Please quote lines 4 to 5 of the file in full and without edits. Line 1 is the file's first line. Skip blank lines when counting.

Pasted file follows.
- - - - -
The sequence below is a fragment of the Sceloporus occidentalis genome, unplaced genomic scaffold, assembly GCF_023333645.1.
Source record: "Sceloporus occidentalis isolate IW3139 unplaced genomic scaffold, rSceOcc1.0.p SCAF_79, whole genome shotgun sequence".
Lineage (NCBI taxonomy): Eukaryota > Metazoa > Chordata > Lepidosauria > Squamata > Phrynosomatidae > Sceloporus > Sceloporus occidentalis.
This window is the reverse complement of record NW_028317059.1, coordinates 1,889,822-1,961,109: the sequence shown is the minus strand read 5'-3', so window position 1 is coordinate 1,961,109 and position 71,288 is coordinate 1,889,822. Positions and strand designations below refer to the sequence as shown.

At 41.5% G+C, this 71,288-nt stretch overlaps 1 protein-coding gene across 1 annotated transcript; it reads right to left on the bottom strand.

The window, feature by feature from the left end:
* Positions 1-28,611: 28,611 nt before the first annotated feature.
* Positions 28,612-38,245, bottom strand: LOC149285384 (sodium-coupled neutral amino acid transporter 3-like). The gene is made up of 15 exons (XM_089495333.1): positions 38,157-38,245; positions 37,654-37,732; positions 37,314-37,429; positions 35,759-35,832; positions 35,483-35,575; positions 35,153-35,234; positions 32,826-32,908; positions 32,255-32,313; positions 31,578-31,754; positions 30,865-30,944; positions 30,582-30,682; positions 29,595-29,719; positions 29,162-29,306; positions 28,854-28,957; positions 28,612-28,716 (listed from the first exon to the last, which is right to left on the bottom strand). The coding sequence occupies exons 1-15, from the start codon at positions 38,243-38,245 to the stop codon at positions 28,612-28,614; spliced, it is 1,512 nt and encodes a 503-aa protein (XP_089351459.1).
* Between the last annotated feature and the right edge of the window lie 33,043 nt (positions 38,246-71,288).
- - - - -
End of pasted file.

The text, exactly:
This window is the reverse complement of record NW_028317059.1, coordinates 1,889,822-1,961,109: the sequence shown is the minus strand read 5'-3', so window position 1 is coordinate 1,961,109 and position 71,288 is coordinate 1,889,822. Positions and strand designations below refer to the sequence as shown.

At 41.5% G+C, this 71,288-nt stretch overlaps 1 protein-coding gene across 1 annotated transcript; it reads right to left on the bottom strand.